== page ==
Attestation Update – A&A for CPAs

Technical stuff for CPAs providing attestation services

New SAS and SSAE modify definition of materiality

leave a comment »

Image courtesy of Adobe Stock.

The Auditing Standards Board has issued SAS 138 and SSAE 20 which change the definition of materiality. Under current audit standards, the materiality definition matches what is currently in use by IASB and IAASB. The revision will get the definition to match what is currently used by the American legal system, PCAOB, SEC, and FASB.

The new definition:

Misstatements, including omissions, are considered to be material if there is a substantial likelihood that, individually or in the aggregate, they would influence the judgment made by a reasonable user based on the financial statements.

This is in contrast to current standards, which say:

…could reasonably be expected to influence the judgment of a reasonable person…

Comparable change is also made in the attestation standards.

Effective date is periods ending on or after December 15., 2020, which means audits of 12/31/120 financial statements. For attestation engagements, that will be for reports on examinations or reviews dated on or after 12/15/20.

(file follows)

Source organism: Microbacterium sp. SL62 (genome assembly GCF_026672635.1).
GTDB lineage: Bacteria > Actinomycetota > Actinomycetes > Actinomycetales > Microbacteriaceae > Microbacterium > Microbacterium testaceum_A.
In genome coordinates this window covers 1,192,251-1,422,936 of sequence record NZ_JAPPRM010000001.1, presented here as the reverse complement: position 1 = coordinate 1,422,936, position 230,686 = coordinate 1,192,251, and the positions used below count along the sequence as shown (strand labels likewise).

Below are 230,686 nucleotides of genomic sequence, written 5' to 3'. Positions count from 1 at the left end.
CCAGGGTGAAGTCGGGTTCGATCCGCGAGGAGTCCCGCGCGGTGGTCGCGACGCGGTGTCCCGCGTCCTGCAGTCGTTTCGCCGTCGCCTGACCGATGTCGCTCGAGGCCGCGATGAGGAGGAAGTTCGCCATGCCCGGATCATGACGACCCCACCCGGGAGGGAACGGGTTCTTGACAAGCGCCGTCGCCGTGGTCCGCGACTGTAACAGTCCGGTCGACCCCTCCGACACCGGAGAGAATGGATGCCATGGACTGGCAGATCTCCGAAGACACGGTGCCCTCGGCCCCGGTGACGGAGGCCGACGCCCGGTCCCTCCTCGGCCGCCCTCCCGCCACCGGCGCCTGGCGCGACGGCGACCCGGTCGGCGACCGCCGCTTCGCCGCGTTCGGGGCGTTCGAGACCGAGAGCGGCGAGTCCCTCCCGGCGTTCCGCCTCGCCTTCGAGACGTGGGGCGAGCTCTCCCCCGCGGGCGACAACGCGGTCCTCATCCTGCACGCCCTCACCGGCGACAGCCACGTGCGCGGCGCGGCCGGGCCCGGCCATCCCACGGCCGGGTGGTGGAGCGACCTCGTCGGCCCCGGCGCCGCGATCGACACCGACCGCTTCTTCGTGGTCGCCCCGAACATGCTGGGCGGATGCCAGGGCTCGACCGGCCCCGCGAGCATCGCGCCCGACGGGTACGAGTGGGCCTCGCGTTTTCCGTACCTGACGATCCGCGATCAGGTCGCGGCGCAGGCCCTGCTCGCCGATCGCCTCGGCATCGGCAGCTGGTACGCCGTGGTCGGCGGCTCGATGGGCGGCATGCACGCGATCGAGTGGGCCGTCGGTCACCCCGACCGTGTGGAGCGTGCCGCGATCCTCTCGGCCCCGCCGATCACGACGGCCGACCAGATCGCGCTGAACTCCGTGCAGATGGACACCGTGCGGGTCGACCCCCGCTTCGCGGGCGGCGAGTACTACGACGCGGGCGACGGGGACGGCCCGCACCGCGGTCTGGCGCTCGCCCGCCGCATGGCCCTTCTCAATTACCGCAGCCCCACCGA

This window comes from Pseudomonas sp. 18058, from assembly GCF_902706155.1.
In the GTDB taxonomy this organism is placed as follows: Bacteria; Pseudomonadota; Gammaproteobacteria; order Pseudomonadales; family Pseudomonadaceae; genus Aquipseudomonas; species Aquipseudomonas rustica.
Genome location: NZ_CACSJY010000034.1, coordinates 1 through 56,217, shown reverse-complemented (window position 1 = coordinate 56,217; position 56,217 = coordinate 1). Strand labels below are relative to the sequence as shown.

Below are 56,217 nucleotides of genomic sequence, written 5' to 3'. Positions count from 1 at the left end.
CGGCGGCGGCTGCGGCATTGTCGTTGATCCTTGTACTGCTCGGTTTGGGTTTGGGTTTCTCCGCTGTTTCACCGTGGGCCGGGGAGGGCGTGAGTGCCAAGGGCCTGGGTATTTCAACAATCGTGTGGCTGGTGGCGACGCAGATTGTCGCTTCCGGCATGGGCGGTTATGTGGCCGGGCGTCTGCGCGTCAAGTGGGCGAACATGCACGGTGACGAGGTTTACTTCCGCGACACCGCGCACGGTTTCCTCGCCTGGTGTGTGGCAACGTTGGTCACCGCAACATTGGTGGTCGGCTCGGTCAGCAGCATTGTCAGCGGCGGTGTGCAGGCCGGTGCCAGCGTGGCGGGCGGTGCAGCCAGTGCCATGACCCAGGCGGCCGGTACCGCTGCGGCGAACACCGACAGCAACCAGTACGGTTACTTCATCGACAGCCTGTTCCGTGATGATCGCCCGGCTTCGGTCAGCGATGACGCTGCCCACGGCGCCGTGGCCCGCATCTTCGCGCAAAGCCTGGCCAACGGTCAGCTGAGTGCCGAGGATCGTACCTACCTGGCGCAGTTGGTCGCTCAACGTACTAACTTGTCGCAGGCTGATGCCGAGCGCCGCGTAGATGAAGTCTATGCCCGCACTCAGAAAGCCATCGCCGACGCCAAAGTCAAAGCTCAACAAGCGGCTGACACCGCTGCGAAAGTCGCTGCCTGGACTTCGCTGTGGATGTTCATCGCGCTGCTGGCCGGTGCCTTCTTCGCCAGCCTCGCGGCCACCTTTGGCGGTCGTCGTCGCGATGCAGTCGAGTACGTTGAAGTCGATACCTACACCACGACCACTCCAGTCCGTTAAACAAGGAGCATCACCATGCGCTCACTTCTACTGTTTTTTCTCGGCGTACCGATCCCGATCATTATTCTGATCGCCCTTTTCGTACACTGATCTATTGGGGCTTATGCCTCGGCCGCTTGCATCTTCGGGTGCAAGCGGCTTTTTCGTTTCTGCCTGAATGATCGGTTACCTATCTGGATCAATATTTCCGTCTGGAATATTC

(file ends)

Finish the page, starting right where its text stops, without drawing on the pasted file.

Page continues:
The AICPA has a helpful page for Audit and Attest issues. Might want to bookmark that page – it has lots of good stuff for those of us providing audit, attest, review, comp, or preparation services.

Another hub has more focused attention on new pronouncements:  Auditing and Attestation Standards Issued in 2019: Information and Resources

Written by Jim Ulvog

December 5, 2019, 12:52 pm at 12:52 pm

Posted in Audits

Tagged with ,

Leave a Reply

Fill in your details below or click an icon to log in: Logo

You are commenting using your account. Log Out /  Change )

Google photo

You are commenting using your Google account. Log Out /  Change )

Twitter picture

You are commenting using your Twitter account. Log Out /  Change )

Facebook photo

You are commenting using your Facebook account. Log Out /  Change )

Connecting to %s

This site uses Akismet to reduce spam. Learn how your comment data is processed.

%d bloggers like this: